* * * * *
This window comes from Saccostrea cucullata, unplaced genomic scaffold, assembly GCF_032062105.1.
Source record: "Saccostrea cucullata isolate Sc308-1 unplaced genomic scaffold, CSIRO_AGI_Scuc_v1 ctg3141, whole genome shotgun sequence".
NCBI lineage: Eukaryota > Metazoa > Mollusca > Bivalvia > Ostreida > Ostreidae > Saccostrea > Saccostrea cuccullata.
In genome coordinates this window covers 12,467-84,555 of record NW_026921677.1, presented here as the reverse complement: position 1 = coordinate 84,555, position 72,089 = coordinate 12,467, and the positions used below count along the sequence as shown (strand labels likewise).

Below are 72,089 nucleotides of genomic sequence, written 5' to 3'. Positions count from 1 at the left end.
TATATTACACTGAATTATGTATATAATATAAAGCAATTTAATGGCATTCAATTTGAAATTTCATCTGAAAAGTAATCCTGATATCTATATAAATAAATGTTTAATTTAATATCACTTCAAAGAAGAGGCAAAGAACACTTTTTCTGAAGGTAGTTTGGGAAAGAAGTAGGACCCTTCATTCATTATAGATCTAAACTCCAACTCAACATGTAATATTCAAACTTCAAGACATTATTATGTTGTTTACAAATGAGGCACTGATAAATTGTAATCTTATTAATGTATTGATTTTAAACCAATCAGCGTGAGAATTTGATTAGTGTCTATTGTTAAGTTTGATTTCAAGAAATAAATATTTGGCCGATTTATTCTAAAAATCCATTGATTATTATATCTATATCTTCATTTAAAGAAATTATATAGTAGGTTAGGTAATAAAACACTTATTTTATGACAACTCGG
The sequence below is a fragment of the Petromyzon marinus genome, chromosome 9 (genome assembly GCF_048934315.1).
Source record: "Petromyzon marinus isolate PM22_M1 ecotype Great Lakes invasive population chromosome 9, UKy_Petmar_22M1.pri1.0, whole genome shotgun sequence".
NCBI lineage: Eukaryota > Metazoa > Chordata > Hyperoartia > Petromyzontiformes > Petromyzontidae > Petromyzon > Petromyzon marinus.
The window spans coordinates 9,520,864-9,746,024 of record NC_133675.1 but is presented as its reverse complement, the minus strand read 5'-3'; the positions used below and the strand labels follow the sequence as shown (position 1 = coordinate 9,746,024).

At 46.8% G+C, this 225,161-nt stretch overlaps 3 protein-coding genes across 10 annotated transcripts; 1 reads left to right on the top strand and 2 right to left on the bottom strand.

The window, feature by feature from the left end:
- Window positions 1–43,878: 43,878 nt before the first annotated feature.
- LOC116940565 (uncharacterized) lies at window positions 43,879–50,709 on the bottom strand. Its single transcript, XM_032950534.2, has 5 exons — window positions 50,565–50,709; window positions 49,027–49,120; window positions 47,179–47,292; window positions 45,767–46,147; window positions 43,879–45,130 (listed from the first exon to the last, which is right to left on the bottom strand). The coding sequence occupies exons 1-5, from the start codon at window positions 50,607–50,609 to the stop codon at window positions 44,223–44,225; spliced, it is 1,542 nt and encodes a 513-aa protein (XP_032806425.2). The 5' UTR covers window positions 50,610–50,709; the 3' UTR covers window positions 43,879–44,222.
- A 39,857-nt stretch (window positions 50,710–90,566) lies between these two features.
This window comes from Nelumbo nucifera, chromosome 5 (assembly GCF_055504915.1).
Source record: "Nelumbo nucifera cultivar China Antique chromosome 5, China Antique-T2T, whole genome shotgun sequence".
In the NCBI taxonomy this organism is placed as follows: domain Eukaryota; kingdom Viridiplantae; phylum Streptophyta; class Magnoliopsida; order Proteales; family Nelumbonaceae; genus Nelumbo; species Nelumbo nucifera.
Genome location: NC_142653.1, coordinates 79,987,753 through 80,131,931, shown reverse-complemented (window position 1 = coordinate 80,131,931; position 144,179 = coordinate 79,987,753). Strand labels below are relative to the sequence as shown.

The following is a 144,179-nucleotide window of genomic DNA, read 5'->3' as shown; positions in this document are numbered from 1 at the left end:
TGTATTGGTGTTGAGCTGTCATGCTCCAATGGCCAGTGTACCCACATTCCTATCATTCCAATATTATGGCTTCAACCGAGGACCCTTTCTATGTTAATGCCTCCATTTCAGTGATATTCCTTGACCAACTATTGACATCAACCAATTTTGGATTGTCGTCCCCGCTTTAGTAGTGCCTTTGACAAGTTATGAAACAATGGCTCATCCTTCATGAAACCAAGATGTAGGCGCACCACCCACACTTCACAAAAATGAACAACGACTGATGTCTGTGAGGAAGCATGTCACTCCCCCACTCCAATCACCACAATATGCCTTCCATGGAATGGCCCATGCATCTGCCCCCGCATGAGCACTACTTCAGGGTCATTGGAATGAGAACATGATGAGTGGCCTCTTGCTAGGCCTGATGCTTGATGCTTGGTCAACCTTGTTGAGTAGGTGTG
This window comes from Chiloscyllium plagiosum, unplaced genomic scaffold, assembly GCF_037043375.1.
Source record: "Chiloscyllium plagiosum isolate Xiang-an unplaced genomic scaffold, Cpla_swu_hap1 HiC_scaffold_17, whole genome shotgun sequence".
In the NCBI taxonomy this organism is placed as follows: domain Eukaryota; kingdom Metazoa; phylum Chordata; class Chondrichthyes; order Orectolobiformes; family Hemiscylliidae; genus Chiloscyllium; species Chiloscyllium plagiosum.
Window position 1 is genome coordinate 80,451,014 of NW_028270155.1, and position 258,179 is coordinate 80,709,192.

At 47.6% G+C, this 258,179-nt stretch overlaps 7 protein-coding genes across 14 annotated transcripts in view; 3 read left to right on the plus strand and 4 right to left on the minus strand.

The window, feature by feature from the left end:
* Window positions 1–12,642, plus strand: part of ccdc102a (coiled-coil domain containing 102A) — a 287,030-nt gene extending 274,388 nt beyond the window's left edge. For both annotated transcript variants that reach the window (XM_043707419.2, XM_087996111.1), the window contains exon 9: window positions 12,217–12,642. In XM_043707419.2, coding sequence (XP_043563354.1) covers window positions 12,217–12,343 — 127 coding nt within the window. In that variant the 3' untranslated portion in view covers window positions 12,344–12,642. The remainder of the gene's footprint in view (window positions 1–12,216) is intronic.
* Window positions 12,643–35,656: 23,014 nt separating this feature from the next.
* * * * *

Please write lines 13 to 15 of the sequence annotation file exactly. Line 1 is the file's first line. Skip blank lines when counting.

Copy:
- Window positions 1–43,878: 43,878 nt before the first annotated feature.
- LOC116940565 (uncharacterized) lies at window positions 43,879–50,709 on the bottom strand. Its single transcript, XM_032950534.2, has 5 exons — window positions 50,565–50,709; window positions 49,027–49,120; window positions 47,179–47,292; window positions 45,767–46,147; window positions 43,879–45,130 (listed from the first exon to the last, which is right to left on the bottom strand). The coding sequence occupies exons 1-5, from the start codon at window positions 50,607–50,609 to the stop codon at window positions 44,223–44,225; spliced, it is 1,542 nt and encodes a 513-aa protein (XP_032806425.2). The 5' UTR covers window positions 50,610–50,709; the 3' UTR covers window positions 43,879–44,222.
- A 39,857-nt stretch (window positions 50,710–90,566) lies between these two features.